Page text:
Printing Industry Finds Home on the Web

Two new Web sites are bringing the $275 billion (US$) commercial printing industry to the Internet, changing the way orders and supplies will be distributed online.

Impresse Corp. lined up Hewlett-Packard Co. to jointly market and sell its new impresse.com commercial printing services to major corporations through HP’s e-services program. Impresse.com is a new Internet service tailored for print buyers at corporations and creative services firms. The service enables companies with printing needs to automate and manage their print procurement workflow from project creation through fulfillment and delivery.

Buyers and printers can use the site to develop, update and change orders, schedule reprints, request and provide price quotes and negotiate printing agreements. Impresse, based in Sunnyvale, California, is a private company with venture capital backing from Kleiner Perkins Caufield & Byers, Benchmark Capital, The Java Fund and Atlas Venture.

“Printing services are needed by practically every business in America and Global 2000 companies spend close to three percent of annual revenues on printing. While printing is a mature industry in many respects, leading companies in the industry are taking advantage of Internet-based technologies to improve efficiency and expand their product offerings,” said Ray Roper, president of Printing Industries of America. PIA estimates the print industry generated more than $275 billion in revenue last year.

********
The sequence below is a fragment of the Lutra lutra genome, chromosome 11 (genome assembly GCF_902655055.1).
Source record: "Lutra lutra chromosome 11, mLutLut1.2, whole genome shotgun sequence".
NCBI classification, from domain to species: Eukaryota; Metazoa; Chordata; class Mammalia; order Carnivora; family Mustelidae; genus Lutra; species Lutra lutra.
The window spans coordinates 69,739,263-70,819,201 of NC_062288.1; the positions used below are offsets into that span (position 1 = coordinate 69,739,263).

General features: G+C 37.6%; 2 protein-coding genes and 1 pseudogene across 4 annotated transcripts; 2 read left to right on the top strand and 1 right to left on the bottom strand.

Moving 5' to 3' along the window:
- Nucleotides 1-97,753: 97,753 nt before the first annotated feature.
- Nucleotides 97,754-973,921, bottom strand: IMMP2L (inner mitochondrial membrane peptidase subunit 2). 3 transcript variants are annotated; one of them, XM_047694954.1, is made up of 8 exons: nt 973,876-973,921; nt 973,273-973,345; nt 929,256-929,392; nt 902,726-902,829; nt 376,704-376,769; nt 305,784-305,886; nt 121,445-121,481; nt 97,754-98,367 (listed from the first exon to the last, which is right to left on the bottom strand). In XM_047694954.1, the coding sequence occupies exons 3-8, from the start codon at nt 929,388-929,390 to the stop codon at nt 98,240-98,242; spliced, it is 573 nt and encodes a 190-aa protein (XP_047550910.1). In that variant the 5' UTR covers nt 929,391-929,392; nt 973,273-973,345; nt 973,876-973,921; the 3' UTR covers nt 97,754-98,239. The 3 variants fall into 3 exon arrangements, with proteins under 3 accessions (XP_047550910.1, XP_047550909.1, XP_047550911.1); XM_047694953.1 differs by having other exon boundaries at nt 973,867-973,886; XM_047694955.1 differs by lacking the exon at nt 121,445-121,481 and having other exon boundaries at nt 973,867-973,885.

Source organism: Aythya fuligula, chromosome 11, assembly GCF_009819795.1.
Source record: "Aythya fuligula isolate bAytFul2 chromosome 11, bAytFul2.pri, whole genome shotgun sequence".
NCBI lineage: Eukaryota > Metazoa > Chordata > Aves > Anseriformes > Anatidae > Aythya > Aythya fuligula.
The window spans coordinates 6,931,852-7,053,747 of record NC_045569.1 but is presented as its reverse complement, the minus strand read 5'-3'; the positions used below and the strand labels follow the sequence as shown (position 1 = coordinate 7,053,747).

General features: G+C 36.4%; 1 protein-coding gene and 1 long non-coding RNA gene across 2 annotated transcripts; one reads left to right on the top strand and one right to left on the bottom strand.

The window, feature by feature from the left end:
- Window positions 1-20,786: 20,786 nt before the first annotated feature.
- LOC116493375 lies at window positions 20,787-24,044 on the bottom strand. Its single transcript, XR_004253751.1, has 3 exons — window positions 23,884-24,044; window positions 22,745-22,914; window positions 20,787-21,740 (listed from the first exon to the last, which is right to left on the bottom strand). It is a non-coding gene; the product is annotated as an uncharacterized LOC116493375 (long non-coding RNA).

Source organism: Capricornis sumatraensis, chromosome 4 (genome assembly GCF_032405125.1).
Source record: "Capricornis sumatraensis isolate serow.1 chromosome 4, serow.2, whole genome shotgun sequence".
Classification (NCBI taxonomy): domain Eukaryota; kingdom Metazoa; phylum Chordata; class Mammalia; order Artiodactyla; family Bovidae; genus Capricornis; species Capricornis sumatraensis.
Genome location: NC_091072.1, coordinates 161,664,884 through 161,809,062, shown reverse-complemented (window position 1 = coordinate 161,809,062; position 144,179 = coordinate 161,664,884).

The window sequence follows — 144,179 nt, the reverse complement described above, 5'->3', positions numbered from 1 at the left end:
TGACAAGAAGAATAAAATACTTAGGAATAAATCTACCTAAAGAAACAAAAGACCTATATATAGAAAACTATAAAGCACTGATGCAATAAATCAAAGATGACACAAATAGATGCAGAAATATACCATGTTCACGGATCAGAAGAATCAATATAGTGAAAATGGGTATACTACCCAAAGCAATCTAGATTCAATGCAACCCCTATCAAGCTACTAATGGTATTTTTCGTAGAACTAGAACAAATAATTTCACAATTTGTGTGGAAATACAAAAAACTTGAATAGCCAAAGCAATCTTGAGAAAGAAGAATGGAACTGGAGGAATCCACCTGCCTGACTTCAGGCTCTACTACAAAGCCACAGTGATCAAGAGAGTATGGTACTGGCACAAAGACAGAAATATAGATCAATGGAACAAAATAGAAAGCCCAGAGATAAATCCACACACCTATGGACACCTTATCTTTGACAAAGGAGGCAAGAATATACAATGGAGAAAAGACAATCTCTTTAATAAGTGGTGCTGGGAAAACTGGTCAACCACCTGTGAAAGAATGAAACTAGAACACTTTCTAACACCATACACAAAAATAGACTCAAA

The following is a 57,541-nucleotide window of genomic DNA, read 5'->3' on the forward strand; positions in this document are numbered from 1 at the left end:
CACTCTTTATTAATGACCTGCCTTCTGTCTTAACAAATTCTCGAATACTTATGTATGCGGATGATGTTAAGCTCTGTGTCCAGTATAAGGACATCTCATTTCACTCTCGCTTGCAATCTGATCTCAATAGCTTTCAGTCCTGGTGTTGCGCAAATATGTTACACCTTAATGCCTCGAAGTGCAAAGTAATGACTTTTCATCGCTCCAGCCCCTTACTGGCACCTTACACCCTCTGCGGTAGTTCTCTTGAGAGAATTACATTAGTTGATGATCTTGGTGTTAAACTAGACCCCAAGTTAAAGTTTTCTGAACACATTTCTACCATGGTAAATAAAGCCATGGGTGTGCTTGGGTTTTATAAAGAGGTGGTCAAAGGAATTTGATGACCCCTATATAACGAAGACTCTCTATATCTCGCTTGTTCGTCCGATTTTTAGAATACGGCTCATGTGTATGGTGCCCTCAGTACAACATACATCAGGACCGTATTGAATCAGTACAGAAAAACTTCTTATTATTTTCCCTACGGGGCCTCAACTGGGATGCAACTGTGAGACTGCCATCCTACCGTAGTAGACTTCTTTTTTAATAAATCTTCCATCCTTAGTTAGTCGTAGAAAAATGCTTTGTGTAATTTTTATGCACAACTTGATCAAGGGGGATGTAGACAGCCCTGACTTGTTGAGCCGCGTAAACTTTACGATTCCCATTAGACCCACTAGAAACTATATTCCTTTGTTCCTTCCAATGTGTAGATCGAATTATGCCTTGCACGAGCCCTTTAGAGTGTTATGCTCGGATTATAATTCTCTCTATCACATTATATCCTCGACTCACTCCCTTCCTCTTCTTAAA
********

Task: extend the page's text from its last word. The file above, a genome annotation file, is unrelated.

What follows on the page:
A Place to Put the Words

The paper these corporations are printing on generates another $200 billion in revenue, according to PrintBid.com, an online marketplace for print buyers, commercial printers and printing industry suppliers. To increase the interaction between buyers and sellers, the company launched PaperDeals.com, a new auction site. The company said it has already registered thousands of commercial users for the auction site, including top-name paper mills, distributors, brokers, importers and exporters, publishing companies and corporations. The seller pays a percentage transaction fee once an auction is successfully closed.

“Everybody has been reading about how the Internet is transforming selling practices in commodity industries such as oil and gas, chemicals, and steel. The paper industry is a natural fit for Web-based business-to-business transactions,” said Terry Plummer, a new member of PrintBid.com’s board of advisors and a former executive of Boise Cascade mills.

The site uses both live auction and exchange trading, with deals in 5,000 different paper stocks. PaperDeals.com is the first of a line of Web sites PrintBid.com plans to launch over the next year for commercial printers. PaperBuy.com will combine distributors’ inventories with pricing tables to create an order processing system for conventional paper purchases. With that planned site and PaperDeals.com, the company hopes to serve more than 90 percent of printing companies’ needs.

PrintBid.com is based in Portland, Oregon.

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